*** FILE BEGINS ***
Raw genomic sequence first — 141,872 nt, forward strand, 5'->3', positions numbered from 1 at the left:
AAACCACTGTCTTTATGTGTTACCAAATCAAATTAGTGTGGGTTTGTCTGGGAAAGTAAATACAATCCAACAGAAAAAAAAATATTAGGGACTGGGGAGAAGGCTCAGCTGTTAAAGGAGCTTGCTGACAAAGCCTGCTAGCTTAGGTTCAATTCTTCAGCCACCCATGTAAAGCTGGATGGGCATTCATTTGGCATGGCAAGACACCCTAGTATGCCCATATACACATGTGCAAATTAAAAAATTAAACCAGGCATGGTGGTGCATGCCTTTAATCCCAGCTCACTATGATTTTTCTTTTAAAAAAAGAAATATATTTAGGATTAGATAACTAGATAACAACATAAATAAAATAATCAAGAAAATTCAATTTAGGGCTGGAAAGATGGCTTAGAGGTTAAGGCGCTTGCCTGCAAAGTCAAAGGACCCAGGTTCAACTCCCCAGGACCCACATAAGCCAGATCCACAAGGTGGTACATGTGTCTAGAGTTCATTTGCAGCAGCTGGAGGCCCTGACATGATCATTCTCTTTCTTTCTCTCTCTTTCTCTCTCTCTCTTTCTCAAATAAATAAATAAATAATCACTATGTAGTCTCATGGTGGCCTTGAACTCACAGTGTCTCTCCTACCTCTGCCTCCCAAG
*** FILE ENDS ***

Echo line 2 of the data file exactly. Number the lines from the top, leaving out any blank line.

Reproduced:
AAACCACTGTCTTTATGTGTTACCAAATCAAATTAGTGTGGGTTTGTCTGGGAAAGTAAATACAATCCAACAGAAAAAAAAATATTAGGGACTGGGGAGAAGGCTCAGCTGTTAAAGGAGCTTGCTGACAAAGCCTGCTAGCTTAGGTTCAATTCTTCAGCCACCCATGTAAAGCTGGATGGGCATTCATTTGGCATGGCAAGACACCCTAGTATGCCCATATACACATGTGCAAATTAAAAAATTAAACCAGGCATGGTGGTGCATGCCTTTAATCCCAGCTCACTATGATTTTTCTTTTAAAAAAAGAAATATATTTAGGATTAGATAACTAGATAACAACATAAATAAAATAATCAAGAAAATTCAATTTAGGGCTGGAAAGATGGCTTAGAGGTTAAGGCGCTTGCCTGCAAAGTCAAAGGACCCAGGTTCAACTCCCCAGGACCCACATAAGCCAGATCCACAAGGTGGTACATGTGTCTAGAGTTCATTTGCAGCAGCTGGAGGCCCTGACATGATCATTCTCTTTCTTTCTCTCTCTTTCTCTCTCTCTCTTTCTCAAATAAATAAATAAATAATCACTATGTAGTCTCATGGTGGCCTTGAACTCACAGTGTCTCTCCTACCTCTGCCTCCCAAG